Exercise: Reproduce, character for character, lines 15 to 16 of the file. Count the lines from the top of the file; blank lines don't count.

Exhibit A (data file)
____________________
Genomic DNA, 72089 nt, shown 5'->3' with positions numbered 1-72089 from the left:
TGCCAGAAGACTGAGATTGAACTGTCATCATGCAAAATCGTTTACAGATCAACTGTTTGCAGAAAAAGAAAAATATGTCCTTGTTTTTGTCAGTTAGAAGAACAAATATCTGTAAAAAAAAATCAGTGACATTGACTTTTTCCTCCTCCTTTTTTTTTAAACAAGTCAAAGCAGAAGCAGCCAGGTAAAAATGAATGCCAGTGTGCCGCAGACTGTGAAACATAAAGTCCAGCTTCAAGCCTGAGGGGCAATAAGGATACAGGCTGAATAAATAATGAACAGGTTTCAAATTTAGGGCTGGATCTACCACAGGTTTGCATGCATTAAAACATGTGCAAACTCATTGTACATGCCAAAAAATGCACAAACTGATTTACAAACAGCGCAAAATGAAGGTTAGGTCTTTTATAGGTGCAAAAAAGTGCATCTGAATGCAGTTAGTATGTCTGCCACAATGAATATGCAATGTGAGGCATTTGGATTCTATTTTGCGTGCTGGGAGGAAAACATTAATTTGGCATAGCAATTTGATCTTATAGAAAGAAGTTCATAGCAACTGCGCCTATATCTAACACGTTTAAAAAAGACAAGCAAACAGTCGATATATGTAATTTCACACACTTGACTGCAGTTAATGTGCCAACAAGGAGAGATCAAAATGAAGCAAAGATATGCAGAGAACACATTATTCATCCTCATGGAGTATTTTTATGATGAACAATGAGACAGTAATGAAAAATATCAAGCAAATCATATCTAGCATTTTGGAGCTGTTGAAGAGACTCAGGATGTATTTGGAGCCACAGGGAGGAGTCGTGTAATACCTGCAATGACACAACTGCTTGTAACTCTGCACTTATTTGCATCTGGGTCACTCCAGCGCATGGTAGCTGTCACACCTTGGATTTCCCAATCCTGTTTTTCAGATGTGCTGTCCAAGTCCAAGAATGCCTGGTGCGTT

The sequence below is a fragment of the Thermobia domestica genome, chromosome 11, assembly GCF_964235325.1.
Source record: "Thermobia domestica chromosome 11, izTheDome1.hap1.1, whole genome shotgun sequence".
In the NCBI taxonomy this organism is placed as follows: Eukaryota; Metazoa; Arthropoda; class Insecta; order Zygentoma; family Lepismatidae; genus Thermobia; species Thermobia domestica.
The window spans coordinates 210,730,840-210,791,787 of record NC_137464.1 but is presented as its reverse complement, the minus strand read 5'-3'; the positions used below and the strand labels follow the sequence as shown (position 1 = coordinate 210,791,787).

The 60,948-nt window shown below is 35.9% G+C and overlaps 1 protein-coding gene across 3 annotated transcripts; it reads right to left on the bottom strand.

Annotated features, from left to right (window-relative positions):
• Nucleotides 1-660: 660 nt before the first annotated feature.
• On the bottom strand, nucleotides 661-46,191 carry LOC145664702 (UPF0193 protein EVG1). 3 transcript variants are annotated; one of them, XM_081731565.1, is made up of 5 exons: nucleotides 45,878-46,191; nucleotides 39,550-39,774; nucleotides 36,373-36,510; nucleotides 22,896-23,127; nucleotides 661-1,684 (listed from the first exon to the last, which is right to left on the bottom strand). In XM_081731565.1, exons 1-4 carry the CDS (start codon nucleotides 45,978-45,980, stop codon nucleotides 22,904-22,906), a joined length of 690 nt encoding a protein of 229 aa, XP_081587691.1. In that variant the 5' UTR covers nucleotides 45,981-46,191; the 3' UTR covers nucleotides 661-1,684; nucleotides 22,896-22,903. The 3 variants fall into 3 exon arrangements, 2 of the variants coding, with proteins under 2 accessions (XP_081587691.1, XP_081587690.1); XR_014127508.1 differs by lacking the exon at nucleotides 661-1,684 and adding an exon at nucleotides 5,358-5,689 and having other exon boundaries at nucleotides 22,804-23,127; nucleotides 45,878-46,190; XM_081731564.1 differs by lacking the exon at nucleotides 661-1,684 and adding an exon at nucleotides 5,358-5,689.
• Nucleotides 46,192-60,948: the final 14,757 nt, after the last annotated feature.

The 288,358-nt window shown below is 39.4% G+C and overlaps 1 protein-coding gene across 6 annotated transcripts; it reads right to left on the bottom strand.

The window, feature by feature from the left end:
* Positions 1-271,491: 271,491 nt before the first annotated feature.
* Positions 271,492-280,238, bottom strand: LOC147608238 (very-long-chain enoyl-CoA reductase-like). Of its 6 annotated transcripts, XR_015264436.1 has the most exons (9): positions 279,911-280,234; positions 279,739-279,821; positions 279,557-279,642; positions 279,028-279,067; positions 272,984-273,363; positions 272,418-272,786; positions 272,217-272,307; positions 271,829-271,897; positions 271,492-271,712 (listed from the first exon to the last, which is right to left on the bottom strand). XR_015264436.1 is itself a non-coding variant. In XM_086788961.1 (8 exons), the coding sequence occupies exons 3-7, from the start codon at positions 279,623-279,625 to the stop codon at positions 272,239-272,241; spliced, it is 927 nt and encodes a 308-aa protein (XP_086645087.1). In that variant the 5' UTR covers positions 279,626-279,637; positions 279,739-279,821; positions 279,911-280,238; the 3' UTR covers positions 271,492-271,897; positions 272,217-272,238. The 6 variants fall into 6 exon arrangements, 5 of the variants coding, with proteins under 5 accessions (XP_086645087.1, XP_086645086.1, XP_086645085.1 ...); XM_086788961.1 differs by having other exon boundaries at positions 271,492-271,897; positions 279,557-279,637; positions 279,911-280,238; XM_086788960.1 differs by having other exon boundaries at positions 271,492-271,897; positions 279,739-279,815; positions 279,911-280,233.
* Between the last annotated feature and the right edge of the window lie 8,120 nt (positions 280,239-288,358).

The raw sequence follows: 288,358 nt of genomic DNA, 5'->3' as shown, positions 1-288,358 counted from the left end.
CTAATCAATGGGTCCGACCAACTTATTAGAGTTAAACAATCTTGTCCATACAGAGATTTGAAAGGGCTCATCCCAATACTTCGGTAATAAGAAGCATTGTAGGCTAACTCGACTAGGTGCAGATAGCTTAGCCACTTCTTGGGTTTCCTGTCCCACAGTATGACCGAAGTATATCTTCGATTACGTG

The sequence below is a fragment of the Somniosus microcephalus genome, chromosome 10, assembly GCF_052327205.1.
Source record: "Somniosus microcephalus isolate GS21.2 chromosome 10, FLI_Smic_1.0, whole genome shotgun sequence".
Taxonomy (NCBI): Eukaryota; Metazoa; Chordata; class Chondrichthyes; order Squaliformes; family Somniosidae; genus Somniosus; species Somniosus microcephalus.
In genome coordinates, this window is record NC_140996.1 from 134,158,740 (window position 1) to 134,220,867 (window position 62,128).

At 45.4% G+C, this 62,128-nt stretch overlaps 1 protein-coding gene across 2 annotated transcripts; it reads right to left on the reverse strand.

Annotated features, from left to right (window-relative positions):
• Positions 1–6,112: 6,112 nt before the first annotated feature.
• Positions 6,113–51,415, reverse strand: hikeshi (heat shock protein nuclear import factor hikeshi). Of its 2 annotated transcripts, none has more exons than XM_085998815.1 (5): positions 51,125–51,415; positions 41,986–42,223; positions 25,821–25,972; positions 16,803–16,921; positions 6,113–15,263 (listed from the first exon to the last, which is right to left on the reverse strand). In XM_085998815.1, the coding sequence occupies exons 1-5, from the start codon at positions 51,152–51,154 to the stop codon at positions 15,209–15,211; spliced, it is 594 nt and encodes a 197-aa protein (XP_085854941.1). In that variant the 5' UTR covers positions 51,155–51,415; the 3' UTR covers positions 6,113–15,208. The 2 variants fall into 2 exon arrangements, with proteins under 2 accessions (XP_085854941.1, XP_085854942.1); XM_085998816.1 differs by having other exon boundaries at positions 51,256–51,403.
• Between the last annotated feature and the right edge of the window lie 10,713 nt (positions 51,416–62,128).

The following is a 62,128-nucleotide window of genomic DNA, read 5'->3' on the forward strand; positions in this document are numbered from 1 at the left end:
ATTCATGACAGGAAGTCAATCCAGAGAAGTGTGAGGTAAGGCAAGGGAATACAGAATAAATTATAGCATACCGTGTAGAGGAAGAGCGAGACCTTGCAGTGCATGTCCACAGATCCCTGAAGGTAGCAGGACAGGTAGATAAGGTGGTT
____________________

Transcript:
* Positions 271,492-280,238, bottom strand: LOC147608238 (very-long-chain enoyl-CoA reductase-like). Of its 6 annotated transcripts, XR_015264436.1 has the most exons (9): positions 279,911-280,234; positions 279,739-279,821; positions 279,557-279,642; positions 279,028-279,067; positions 272,984-273,363; positions 272,418-272,786; positions 272,217-272,307; positions 271,829-271,897; positions 271,492-271,712 (listed from the first exon to the last, which is right to left on the bottom strand). XR_015264436.1 is itself a non-coding variant. In XM_086788961.1 (8 exons), the coding sequence occupies exons 3-7, from the start codon at positions 279,623-279,625 to the stop codon at positions 272,239-272,241; spliced, it is 927 nt and encodes a 308-aa protein (XP_086645087.1). In that variant the 5' UTR covers positions 279,626-279,637; positions 279,739-279,821; positions 279,911-280,238; the 3' UTR covers positions 271,492-271,897; positions 272,217-272,238. The 6 variants fall into 6 exon arrangements, 5 of the variants coding, with proteins under 5 accessions (XP_086645087.1, XP_086645086.1, XP_086645085.1 ...); XM_086788961.1 differs by having other exon boundaries at positions 271,492-271,897; positions 279,557-279,637; positions 279,911-280,238; XM_086788960.1 differs by having other exon boundaries at positions 271,492-271,897; positions 279,739-279,815; positions 279,911-280,233.
* Between the last annotated feature and the right edge of the window lie 8,120 nt (positions 280,239-288,358).